Stories about International Relations from May, 2007
Nami-Nami examines the menu of the Emperor of Japan during his recent visit to Estonia: “The only ‘outsider’ is the snow crab, which was caught in Kamtchatka.”
The Macedonian Tendency posts a note on the name dispute between Macedonia and Greece.
Russia bans export of biological specimens, Siberian Light reports.
Russian pirates strike back: “By buying licensed Windows you sponsor the war in Iraq.” See the poster at Russian Marketing Blog.
Extreme security measures, the relationship between bloggers and watermelons, shock and awe tactics and what happens to you when the weather reaches 49 degree Celsius are just some of the topics Fozia Mohammed echoes from Libyan blogs this week.
A team of African journalists, who are working with Panos London will blog from the G8 Summit in Germany: “For nine days starting on 1 June, journalists from Ethiopia, Uganda, Mozambique and South Africa will bring you stories and perspectives from Africa on HIV/AIDS and healthcare, international aid, debt relief...
Bonnie Boyd discusses the great significance of the emerging relationship between Kazakhstan and Turkmenistan.
neweurasia says that Kazakhstan's government can use the success of Kazakhstani bicyclists to further boost the country's image.
Robert Amsterdam writes about the alleged ties of Raiffeisen Zentralbank (RZB) of Austria to murder and money laundering in Russia.
Peteris Cedrins of Marginalia interviews Edward Lucas, the Central and East European correspondent of The Economist – and a blogger.
Is IMF concerned about Zambia-China relationship?: “This warning appears to reflect IMF concern about the blossoming Zambia-China relationship, and the investment conditions established for Chinese companies entering the recently announced ‘economic zone’ around Chambishi. The site is already a source of major conflict between workers and communities and the existing...
Child of the Revolution is waiting for the “diplomatic fireworks” that he predicts will ensue over Cuba during the US Secretary of State's visit to Spain this week.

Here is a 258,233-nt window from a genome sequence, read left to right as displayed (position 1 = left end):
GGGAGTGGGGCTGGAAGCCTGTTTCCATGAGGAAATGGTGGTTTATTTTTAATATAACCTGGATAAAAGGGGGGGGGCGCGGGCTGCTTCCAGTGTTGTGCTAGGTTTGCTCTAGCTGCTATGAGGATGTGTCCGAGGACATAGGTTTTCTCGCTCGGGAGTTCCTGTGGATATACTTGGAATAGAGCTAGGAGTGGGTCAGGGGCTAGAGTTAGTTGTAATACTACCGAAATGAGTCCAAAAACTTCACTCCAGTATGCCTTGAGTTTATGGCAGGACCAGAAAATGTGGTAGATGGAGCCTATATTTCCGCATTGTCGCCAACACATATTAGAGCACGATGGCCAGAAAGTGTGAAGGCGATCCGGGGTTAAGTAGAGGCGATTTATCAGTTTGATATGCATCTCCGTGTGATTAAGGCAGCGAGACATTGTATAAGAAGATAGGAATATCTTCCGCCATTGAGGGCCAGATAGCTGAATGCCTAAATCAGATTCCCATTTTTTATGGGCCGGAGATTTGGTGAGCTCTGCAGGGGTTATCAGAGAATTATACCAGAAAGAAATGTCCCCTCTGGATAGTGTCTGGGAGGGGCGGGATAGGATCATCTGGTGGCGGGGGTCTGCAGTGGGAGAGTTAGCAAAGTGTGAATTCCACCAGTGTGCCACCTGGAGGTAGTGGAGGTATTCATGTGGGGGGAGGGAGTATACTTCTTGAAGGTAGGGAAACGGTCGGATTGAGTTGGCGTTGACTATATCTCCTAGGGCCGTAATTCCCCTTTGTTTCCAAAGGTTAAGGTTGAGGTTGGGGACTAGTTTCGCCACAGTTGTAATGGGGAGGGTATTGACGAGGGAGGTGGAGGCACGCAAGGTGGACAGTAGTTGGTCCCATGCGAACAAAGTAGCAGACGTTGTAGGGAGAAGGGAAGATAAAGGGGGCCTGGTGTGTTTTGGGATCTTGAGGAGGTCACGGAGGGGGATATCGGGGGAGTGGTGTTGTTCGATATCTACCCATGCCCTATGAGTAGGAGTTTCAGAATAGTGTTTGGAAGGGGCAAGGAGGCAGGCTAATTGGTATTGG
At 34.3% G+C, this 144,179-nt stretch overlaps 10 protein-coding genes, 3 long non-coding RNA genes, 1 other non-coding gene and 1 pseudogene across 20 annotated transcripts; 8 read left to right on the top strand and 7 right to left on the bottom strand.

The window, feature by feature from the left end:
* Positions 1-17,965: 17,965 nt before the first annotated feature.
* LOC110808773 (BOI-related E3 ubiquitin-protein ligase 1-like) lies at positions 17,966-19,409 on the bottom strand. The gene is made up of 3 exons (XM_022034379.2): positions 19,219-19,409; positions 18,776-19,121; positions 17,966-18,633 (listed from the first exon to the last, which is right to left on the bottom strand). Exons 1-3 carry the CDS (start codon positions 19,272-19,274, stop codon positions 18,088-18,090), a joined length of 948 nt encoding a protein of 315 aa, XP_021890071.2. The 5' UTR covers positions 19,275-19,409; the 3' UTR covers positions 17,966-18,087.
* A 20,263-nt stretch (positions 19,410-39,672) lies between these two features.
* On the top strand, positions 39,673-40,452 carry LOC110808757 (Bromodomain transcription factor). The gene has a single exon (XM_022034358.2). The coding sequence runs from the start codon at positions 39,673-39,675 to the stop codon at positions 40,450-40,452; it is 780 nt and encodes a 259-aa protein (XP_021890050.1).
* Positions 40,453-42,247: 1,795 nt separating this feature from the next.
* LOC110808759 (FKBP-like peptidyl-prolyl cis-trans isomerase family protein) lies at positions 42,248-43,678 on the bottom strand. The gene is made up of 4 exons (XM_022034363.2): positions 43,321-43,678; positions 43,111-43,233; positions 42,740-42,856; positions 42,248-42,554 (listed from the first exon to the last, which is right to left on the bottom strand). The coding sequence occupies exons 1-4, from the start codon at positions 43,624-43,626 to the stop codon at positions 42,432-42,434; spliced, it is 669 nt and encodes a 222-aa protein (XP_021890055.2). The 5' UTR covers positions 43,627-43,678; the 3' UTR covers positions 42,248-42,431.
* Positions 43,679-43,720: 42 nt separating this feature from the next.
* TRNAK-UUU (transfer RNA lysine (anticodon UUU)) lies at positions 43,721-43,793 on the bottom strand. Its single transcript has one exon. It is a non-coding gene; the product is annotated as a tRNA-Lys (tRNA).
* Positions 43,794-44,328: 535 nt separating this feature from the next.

“British prime minister is touring Africa before leaving his office and we got a glimpse of his visit to Tripoli. His visit brought a very tight security to the city. Our backyard parking area is cleared by the police and there were checkpoints all around our street,” writes Iranian Mr...
“Today, after a long wait, the International Tribunal will be established. The next priority is to build bridges, mend fences and restore unity and confidence in this country,” writes Beirut Spring.
“This weekend marked yet another not particularly glorious episode in Russo-British relations, as one diplomat and two (well known) British gay rights activists were attacked in separate incidents,” writes Siberian Light.
Mohammad Ali Abtahi,former vice president,says “the issue of relationship between Iran and Egypt has developed several times but every time it has stopped for different reasons. One of the main reasons Egypt disagrees with such idea is the issue of Khalid Islambouli.”Istambouli arranged and carried out the assassination of the...
“When media become political players themselves, they lose their credibility, and they betray the people who rely on them for truthful, accurate information.” Jeremy Taylor weighs in on the controversy surrounding the closure of RCTV in Venezuela.
If you read nothing else in Global Voices today read this post. I mean it. Everything is here from going to schools in a war zone, review of the latest political scene in Iraq, must-see video blogs, stories of extreme bravery and extreme pathos, a $1000 KFC meal, and if you read to the end, how gays cruise in Amman.
Kathmandu Speaks on the Bhutanese refugees in Nepal. “. There has been two deaths in two days’ time, while the efforts of the Bhutanese refugees to either seek repatriation or third-country settlement is gaining momentum. A large number of the Bhutanese refugees staged demonstrations in the eastern Nepali district of...
Eternal Remont reports that George Michael has joined the “You Are Not Alone” campaign to raise awareness of the Tripoli Six, “the six Bulgarian nurses who await death by firing squad in Libya.”
Vilhelm Konnander reports a rumor, which, if true, helps to understand what could actually have been behind the whole Bronze Soldier scandal.